In reflecting on real estate topics for which I have an opinion (and there are many!), recruiting and retention seem to be popping up more and more during my discussions with owners.
Today I want to talk about Recruiting.
It’s obviously easier for someone outside of the “fish bowl” to see more clearly some of the stumbling blocks and frustrations you may encounter for coming up with an effective, refreshing and results oriented recruiting and retention campaign.
So, I thought I’d share a couple of insights from outside the “fish bowl”.
Here are a couple of questions to consider as you objectively look at how your managers are recruiting:
- Are they calling agents to meet for coffee?
- Are they telling agents they’d like to get to know them?
- Are they calling agents because they want to tell them about the latest and greatest tool or system you have to offer them?
If so, then sadly your recruiting may not be as successful as you desire because you and your competition have the same script.
Here’s what agents who are being recruited by their competition tell me:
- Most of the time the recruiting calls are annoying because they all sound the same.
- Sometimes though, it’s an opportunity to find out what the competition is up to.
- If they get an offer from a competitor, they see it more as an opportunity to re-negotiate their present contracts.
- It’s ego building when a manager almost begs to meet with them.
Well, sounds rather degrading and disrespectful.
Here are some things you might consider:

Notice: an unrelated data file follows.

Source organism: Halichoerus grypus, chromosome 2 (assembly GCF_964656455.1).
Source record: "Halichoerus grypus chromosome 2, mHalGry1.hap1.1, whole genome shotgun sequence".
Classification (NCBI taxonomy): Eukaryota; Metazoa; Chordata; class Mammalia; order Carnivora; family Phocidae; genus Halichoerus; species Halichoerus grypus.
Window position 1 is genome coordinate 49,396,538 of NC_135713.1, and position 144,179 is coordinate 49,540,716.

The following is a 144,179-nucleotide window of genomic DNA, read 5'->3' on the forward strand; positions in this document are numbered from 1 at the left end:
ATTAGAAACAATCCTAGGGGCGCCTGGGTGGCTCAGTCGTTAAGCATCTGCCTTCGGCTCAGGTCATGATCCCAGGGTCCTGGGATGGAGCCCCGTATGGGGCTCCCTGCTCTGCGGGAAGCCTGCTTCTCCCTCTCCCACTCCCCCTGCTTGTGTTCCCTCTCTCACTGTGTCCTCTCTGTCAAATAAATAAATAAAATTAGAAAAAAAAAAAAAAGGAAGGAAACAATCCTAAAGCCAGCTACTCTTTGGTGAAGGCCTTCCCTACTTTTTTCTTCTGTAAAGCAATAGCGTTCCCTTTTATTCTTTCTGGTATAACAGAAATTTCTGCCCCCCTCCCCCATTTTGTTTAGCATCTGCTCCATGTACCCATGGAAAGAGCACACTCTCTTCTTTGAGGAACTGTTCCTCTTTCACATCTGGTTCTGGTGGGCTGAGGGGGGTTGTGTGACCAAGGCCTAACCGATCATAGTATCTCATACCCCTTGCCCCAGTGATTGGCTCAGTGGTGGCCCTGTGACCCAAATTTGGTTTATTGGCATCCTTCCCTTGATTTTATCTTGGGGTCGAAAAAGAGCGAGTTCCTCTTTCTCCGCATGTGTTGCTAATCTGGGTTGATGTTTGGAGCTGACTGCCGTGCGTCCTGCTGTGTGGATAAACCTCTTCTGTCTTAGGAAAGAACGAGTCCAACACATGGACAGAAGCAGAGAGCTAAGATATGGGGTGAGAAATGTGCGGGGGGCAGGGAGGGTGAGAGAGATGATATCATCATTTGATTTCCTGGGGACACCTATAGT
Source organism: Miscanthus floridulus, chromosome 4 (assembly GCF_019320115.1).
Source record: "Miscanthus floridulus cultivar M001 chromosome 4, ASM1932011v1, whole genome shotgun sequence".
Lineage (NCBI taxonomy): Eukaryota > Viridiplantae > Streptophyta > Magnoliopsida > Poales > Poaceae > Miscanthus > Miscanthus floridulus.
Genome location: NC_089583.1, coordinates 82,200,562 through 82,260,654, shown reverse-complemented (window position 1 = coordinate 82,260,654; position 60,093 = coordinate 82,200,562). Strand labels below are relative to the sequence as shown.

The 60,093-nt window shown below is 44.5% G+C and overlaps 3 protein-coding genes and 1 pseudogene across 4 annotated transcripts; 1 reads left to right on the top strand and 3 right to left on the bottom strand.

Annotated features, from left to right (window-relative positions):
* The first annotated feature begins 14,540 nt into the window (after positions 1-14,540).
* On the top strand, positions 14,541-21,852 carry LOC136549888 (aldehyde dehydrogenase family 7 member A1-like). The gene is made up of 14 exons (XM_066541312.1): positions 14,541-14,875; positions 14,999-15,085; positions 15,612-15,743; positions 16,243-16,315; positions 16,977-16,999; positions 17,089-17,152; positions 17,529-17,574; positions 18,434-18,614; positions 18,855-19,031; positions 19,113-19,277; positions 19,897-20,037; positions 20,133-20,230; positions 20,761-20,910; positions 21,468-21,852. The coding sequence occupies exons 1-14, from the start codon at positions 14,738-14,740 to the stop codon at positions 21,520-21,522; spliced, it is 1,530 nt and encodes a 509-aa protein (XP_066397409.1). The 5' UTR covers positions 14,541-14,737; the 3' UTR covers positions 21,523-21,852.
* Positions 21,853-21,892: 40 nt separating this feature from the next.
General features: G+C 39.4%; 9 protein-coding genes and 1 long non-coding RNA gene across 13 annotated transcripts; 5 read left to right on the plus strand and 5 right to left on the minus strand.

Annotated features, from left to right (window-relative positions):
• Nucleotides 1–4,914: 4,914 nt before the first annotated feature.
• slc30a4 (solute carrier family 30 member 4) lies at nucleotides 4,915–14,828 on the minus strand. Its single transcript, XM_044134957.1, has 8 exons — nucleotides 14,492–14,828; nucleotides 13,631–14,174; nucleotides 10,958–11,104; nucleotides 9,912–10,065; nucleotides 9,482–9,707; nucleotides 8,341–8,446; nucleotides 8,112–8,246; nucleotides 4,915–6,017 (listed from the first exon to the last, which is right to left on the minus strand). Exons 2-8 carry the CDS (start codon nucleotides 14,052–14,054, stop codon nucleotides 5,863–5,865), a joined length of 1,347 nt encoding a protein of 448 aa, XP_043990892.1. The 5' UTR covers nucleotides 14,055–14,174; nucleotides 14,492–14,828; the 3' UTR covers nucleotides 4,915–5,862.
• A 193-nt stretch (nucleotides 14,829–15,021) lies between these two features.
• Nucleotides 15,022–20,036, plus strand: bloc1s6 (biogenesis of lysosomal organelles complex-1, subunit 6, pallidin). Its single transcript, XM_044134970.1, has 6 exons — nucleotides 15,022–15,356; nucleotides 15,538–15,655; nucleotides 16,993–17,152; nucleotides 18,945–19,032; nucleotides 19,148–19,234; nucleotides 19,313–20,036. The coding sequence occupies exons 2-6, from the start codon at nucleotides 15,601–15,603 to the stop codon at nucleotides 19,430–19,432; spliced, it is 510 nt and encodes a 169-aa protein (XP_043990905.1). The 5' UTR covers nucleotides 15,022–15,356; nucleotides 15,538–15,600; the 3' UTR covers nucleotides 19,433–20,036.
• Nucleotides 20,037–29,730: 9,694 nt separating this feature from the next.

- Identify the qualities of a real estate recruiter (what makes a good recruiter)
- Determine if the manager is recruiter material (not all of them are)
- Develop a program that empowers your managers to be successful recruiters
- Work on getting your managers to think like the CEOs of a profit center
- Get rid of the old approaches
- Create dialogue that has more of a corporate business building spin
You want to recruit agents who know exactly where they want to take their business.
You want to recruit agents who understand that they are their own profit center.
You want to recruit agents without giving away company dollar. That’s not recruiting, that’s “buying” and a very dangerous approach. Most agents who are bought have no compunction against selling out to the highest bidder once the contract has ended.
You want to recruit agents who appreciate the opportunity to join a forward thinking company that welcomes them as a long-term business partner.
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